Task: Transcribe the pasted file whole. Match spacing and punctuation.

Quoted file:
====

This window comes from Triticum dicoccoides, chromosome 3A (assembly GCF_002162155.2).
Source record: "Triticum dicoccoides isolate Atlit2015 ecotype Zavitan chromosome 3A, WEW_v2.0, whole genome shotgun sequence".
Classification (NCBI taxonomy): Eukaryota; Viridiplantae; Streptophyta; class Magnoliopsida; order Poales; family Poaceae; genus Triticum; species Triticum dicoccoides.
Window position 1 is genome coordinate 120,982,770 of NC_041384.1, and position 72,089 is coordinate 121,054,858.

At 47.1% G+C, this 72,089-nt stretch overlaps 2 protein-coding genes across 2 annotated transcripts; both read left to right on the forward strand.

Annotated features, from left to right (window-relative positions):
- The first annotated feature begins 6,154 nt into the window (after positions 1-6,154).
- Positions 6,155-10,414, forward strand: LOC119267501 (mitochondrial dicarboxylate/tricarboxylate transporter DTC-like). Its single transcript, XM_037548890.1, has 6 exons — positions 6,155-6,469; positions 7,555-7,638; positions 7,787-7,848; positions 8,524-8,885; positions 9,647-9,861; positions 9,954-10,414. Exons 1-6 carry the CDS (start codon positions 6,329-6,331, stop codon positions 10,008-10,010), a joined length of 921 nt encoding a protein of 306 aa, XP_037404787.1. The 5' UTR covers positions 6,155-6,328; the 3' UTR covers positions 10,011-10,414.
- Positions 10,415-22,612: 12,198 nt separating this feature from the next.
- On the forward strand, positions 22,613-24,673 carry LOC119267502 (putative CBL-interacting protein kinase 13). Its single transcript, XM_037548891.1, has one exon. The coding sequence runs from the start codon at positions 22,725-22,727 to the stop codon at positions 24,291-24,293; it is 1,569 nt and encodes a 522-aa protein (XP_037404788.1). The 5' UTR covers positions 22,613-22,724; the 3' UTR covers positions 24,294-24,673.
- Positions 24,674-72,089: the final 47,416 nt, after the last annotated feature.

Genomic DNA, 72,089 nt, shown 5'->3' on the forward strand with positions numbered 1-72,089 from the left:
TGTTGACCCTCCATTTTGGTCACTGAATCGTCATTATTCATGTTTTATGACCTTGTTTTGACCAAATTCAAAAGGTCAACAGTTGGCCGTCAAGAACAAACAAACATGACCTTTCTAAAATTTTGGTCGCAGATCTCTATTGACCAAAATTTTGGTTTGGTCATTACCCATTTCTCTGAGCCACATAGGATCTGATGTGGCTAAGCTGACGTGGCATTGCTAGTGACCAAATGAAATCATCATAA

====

This window comes from Triticum dicoccoides, chromosome 3A (assembly GCF_002162155.2).
Source record: "Triticum dicoccoides isolate Atlit2015 ecotype Zavitan chromosome 3A, WEW_v2.0, whole genome shotgun sequence".
Classification (NCBI taxonomy): Eukaryota; Viridiplantae; Streptophyta; class Magnoliopsida; order Poales; family Poaceae; genus Triticum; species Triticum dicoccoides.
Window position 1 is genome coordinate 120,982,770 of NC_041384.1, and position 72,089 is coordinate 121,054,858.

At 47.1% G+C, this 72,089-nt stretch overlaps 2 protein-coding genes across 2 annotated transcripts; both read left to right on the forward strand.

Annotated features, from left to right (window-relative positions):
- The first annotated feature begins 6,154 nt into the window (after positions 1-6,154).
- Positions 6,155-10,414, forward strand: LOC119267501 (mitochondrial dicarboxylate/tricarboxylate transporter DTC-like). Its single transcript, XM_037548890.1, has 6 exons — positions 6,155-6,469; positions 7,555-7,638; positions 7,787-7,848; positions 8,524-8,885; positions 9,647-9,861; positions 9,954-10,414. Exons 1-6 carry the CDS (start codon positions 6,329-6,331, stop codon positions 10,008-10,010), a joined length of 921 nt encoding a protein of 306 aa, XP_037404787.1. The 5' UTR covers positions 6,155-6,328; the 3' UTR covers positions 10,011-10,414.
- Positions 10,415-22,612: 12,198 nt separating this feature from the next.
- On the forward strand, positions 22,613-24,673 carry LOC119267502 (putative CBL-interacting protein kinase 13). Its single transcript, XM_037548891.1, has one exon. The coding sequence runs from the start codon at positions 22,725-22,727 to the stop codon at positions 24,291-24,293; it is 1,569 nt and encodes a 522-aa protein (XP_037404788.1). The 5' UTR covers positions 22,613-22,724; the 3' UTR covers positions 24,294-24,673.
- Positions 24,674-72,089: the final 47,416 nt, after the last annotated feature.

Genomic DNA, 72,089 nt, shown 5'->3' on the forward strand with positions numbered 1-72,089 from the left:
TGTTGACCCTCCATTTTGGTCACTGAATCGTCATTATTCATGTTTTATGACCTTGTTTTGACCAAATTCAAAAGGTCAACAGTTGGCCGTCAAGAACAAACAAACATGACCTTTCTAAAATTTTGGTCGCAGATCTCTATTGACCAAAATTTTGGTTTGGTCATTACCCATTTCTCTGAGCCACATAGGATCTGATGTGGCTAAGCTGACGTGGCATTGCTAGTGACCAAATGAAATCATCATAA